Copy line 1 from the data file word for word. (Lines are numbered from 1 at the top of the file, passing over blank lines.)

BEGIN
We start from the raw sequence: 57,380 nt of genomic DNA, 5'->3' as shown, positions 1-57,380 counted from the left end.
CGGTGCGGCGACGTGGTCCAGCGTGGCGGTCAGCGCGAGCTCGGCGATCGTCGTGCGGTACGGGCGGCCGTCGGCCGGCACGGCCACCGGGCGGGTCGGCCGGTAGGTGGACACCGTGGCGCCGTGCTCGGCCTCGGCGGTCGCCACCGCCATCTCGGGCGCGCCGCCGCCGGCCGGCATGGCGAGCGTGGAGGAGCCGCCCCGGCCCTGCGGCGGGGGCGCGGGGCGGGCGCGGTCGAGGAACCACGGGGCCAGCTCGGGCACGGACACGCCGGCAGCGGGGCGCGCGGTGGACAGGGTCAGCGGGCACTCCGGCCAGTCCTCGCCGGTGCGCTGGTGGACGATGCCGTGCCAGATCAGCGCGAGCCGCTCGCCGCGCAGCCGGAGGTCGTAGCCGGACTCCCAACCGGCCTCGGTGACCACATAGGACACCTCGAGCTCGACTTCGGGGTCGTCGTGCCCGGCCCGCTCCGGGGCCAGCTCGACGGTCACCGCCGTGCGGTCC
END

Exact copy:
We start from the raw sequence: 57,380 nt of genomic DNA, 5'->3' as shown, positions 1-57,380 counted from the left end.